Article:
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In search of (real) heirloom tomatoes

Natasha Kumar By Natasha Kumar Jan26,2024

Real heirloom tomatoes are not for sale in supermarkets, even though the labeling indicates otherwise.

&In search of (real) heirloom tomatoes

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The vast majority of tomatoes marketed as “ancestral” should rather be marketed as “ancestral-type” tomatoes.

  • Chantal Srivastava (View profile)Chantal Srivastava

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With their unique shapes and colors, heirloom tomatoes are popular. Whether they are wrinkled, elongated, plump, red, yellow or purple, they are always renowned for their flavor and texture.

In Saint-Damase, in Montérégie, Judith Lussier grows tomatoes in greenhouses that are reminiscent in every way of those of yesteryear.

In supermarkets, however, its tomatoes are not always correctly presented.

And Mme Lussier insists on being transparent about the true nature of its tomatoes.

We do not does not grow heirloom tomatoes but “ancestral type” tomatoes. We have no control over how people market it.

A quote from Judith Lussier, farmer

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Judith Lussier inspects ancestral type tomato plants in the Tomaté greenhouses!

Like all heritage vegetables, to be considered ancestral, a variety of tomato must have been cultivated for more than 50 years.

Another key characteristic is that it must be adapted to a climate and a special places.

Heirloom varieties are also open-pollinated, meaning their flowers are fertilized by insects, birds or wind.

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The Mémé de Beauce tomato is a true heirloom tomato, whose seeds were found by chance during the renovation of a house.

If his company – called “Tomate! » – does not produce real heirloom tomatoes, it is not for lack of trying, insists Ms. Lussier.

After testing the yield of ancestral varieties, Judith Lussier's observation is clear: It is a very uneven plant. And the big tomato he was able to make, 90% of the time it was not sellable.

Uneven ripening, split tomatoes, too much fragile for transport and storage, not to mention lower yields, the list of disadvantages is long for those aiming for commercial production.

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The Tomaté company! produces heirloom type tomatoes.

The Tomaté company! has therefore turned to more recent hybrid varieties, which combine both the prized qualities of heirloom tomatoes and the characteristics required to ensure optimal marketing.

But in the end, these are not real heirloom tomatoes.

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Lyne Bellemare, founder of Terre Promise, which sells seeds, notes that heirloom tomatoes are difficult to cultivate.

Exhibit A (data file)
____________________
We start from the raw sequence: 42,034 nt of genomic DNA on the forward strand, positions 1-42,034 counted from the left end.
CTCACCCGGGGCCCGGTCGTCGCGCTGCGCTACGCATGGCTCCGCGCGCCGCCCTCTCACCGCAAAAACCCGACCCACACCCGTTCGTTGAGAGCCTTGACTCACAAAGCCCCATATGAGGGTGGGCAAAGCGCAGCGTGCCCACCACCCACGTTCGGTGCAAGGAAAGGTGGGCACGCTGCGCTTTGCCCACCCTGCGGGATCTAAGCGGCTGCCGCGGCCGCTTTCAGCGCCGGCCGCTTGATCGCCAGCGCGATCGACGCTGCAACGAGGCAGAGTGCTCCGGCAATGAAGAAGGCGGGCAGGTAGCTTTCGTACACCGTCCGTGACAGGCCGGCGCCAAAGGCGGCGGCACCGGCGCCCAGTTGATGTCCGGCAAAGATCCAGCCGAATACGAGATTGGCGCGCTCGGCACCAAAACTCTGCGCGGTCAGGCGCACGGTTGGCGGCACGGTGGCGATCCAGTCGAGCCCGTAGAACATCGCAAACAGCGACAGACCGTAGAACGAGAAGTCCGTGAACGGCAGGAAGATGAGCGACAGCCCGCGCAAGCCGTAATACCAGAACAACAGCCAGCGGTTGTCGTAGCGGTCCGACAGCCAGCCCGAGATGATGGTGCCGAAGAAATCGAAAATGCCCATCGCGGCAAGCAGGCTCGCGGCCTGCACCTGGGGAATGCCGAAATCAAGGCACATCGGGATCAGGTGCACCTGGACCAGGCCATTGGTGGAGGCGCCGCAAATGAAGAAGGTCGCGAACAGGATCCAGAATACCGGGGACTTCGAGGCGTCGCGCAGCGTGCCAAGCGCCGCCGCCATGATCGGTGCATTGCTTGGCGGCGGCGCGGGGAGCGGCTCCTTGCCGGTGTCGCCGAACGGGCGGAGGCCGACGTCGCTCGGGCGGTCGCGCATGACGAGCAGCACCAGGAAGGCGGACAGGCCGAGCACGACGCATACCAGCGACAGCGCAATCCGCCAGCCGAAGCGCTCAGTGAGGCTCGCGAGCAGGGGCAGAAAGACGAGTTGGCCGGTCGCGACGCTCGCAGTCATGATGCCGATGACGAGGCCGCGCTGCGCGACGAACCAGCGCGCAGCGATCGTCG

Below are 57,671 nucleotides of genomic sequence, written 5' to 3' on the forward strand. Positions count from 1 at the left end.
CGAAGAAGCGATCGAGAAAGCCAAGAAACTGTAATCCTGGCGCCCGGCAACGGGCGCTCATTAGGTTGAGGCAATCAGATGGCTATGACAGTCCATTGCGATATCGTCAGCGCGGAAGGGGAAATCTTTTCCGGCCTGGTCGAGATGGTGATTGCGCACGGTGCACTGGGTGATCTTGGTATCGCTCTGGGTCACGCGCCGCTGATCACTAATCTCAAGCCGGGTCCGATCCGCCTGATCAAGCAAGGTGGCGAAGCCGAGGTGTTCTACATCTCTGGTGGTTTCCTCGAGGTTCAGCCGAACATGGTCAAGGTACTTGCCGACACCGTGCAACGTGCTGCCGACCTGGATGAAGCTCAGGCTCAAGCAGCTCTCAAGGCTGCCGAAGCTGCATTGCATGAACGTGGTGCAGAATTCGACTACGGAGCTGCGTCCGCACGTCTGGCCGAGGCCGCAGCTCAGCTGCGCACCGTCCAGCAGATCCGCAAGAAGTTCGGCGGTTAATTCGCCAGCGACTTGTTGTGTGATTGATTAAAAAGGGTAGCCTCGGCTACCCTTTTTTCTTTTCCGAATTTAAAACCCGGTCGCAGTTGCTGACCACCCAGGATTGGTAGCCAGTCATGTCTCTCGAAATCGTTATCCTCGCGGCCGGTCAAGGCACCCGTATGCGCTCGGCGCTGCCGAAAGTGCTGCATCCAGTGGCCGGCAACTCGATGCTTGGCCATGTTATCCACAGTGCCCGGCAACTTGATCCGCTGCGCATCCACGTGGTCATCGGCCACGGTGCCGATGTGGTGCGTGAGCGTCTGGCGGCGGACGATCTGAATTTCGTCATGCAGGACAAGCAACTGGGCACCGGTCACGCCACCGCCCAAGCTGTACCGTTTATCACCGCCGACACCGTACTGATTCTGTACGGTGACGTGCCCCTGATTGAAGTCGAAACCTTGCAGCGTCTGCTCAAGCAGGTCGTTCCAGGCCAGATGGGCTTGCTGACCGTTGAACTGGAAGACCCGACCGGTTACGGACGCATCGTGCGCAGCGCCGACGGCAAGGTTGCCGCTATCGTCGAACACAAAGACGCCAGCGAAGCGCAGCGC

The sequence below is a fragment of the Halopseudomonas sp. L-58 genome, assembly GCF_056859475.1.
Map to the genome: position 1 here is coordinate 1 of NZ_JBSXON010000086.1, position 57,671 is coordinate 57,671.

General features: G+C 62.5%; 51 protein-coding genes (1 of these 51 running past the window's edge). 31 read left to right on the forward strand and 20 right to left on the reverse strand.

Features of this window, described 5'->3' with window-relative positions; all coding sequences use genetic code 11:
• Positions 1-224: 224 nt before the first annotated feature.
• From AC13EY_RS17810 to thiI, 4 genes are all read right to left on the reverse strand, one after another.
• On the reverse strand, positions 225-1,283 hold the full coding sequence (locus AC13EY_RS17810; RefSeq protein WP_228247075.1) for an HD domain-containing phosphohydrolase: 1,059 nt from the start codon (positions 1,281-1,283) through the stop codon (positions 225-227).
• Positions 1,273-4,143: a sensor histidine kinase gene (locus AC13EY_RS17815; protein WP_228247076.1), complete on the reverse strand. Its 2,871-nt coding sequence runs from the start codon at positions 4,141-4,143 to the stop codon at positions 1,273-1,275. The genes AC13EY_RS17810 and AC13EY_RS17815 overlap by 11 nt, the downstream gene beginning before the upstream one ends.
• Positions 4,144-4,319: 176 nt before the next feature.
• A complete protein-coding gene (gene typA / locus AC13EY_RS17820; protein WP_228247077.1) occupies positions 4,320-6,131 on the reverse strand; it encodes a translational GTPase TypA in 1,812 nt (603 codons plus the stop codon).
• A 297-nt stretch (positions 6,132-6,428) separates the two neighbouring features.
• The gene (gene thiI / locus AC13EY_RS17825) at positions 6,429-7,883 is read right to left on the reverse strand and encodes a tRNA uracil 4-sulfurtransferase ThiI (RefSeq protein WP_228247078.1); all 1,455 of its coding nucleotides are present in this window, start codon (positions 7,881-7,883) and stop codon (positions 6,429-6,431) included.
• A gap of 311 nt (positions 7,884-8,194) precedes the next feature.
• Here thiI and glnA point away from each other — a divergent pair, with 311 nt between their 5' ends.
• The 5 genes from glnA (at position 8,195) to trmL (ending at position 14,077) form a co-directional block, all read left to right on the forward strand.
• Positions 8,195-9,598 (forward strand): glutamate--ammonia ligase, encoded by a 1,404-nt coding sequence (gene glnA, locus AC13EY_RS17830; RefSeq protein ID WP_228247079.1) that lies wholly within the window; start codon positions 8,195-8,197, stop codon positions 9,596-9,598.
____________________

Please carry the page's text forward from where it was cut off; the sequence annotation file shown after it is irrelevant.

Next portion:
Authentic heirloom tomatoes don't last as long as conventional tomatoes, notes artisanal seedmaker Lyne Bellemare, founder of Terre Promise, a company that sells heritage seeds.

They are therefore more suited to short distances, and they are difficult to find on merchants' stalls. Thus, the tomatoes presented there as ancestral are probably not really ancestral, she warns.

The word "type" has disappeared and hybrids are sold like ancestral ones.

A quote from Lyne Bellemare, founder of Terre Promise

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In the fruit and vegetable section, a poster advertises heirloom tomatoes from Quebec.

The ideal is to ask your dealer. Ask where the tomatoes come from, where the seeds come from, advises Lyne Bellemare.

There are heirloom tomatoes sold by family farmers in small markets in Quebec, but they are rather rare, she adds.

L The other option is to grow them yourself. A way to contribute to food sovereignty and the preservation of local plant heritage.

A report by Chantal Srivastava on seeds ancestral will be presented on the show La week verte, broadcast on HERE TV Saturday at 5  and Sunday at 12 < em>h 30, as well as on ICI RDI Sunday at 8 em> h.

  • Chantal Srivastava (View profile)Chantal SrivastavaFollow
Natasha Kumar

By Natasha Kumar

Natasha Kumar has been a reporter on the news desk since 2018. Before that she wrote about young adolescence and family dynamics for Styles and was the legal affairs correspondent for the Metro desk. Before joining The Times Hub, Natasha Kumar worked as a staff writer at the Village Voice and a freelancer for Newsday, The Wall Street Journal, GQ and Mirabella. To get in touch, contact me through my 1-800-268-7116

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